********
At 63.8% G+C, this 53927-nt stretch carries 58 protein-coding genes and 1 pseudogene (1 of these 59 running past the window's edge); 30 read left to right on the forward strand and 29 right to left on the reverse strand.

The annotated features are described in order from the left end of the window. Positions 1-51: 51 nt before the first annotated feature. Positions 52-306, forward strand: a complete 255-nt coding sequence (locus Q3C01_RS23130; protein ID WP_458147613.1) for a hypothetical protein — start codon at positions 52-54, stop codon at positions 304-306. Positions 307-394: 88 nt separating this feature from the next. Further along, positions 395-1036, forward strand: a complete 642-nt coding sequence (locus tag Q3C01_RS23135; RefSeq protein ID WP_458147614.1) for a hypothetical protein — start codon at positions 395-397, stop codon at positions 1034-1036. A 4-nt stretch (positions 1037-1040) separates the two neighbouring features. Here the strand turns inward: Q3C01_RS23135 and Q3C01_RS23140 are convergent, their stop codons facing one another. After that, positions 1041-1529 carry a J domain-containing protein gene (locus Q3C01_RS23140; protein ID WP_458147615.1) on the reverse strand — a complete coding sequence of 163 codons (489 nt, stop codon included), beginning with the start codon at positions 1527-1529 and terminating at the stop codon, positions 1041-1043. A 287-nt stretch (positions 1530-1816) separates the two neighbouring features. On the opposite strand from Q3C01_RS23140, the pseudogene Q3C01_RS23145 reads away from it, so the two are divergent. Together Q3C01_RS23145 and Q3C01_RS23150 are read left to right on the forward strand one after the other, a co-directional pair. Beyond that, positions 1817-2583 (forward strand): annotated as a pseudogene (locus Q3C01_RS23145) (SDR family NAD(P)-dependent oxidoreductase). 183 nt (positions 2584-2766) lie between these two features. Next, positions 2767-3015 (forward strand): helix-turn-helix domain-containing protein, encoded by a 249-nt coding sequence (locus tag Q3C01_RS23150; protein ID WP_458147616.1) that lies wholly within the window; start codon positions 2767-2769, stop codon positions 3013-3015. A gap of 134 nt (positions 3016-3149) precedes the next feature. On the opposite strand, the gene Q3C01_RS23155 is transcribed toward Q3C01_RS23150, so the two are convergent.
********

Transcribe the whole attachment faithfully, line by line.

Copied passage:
At 63.8% G+C, this 53927-nt stretch carries 58 protein-coding genes and 1 pseudogene (1 of these 59 running past the window's edge); 30 read left to right on the forward strand and 29 right to left on the reverse strand.

The annotated features are described in order from the left end of the window. Positions 1-51: 51 nt before the first annotated feature. Positions 52-306, forward strand: a complete 255-nt coding sequence (locus Q3C01_RS23130; protein ID WP_458147613.1) for a hypothetical protein — start codon at positions 52-54, stop codon at positions 304-306. Positions 307-394: 88 nt separating this feature from the next. Further along, positions 395-1036, forward strand: a complete 642-nt coding sequence (locus tag Q3C01_RS23135; RefSeq protein ID WP_458147614.1) for a hypothetical protein — start codon at positions 395-397, stop codon at positions 1034-1036. A 4-nt stretch (positions 1037-1040) separates the two neighbouring features. Here the strand turns inward: Q3C01_RS23135 and Q3C01_RS23140 are convergent, their stop codons facing one another. After that, positions 1041-1529 carry a J domain-containing protein gene (locus Q3C01_RS23140; protein ID WP_458147615.1) on the reverse strand — a complete coding sequence of 163 codons (489 nt, stop codon included), beginning with the start codon at positions 1527-1529 and terminating at the stop codon, positions 1041-1043. A 287-nt stretch (positions 1530-1816) separates the two neighbouring features. On the opposite strand from Q3C01_RS23140, the pseudogene Q3C01_RS23145 reads away from it, so the two are divergent. Together Q3C01_RS23145 and Q3C01_RS23150 are read left to right on the forward strand one after the other, a co-directional pair. Beyond that, positions 1817-2583 (forward strand): annotated as a pseudogene (locus Q3C01_RS23145) (SDR family NAD(P)-dependent oxidoreductase). 183 nt (positions 2584-2766) lie between these two features. Next, positions 2767-3015 (forward strand): helix-turn-helix domain-containing protein, encoded by a 249-nt coding sequence (locus tag Q3C01_RS23150; protein ID WP_458147616.1) that lies wholly within the window; start codon positions 2767-2769, stop codon positions 3013-3015. A gap of 134 nt (positions 3016-3149) precedes the next feature. On the opposite strand, the gene Q3C01_RS23155 is transcribed toward Q3C01_RS23150, so the two are convergent.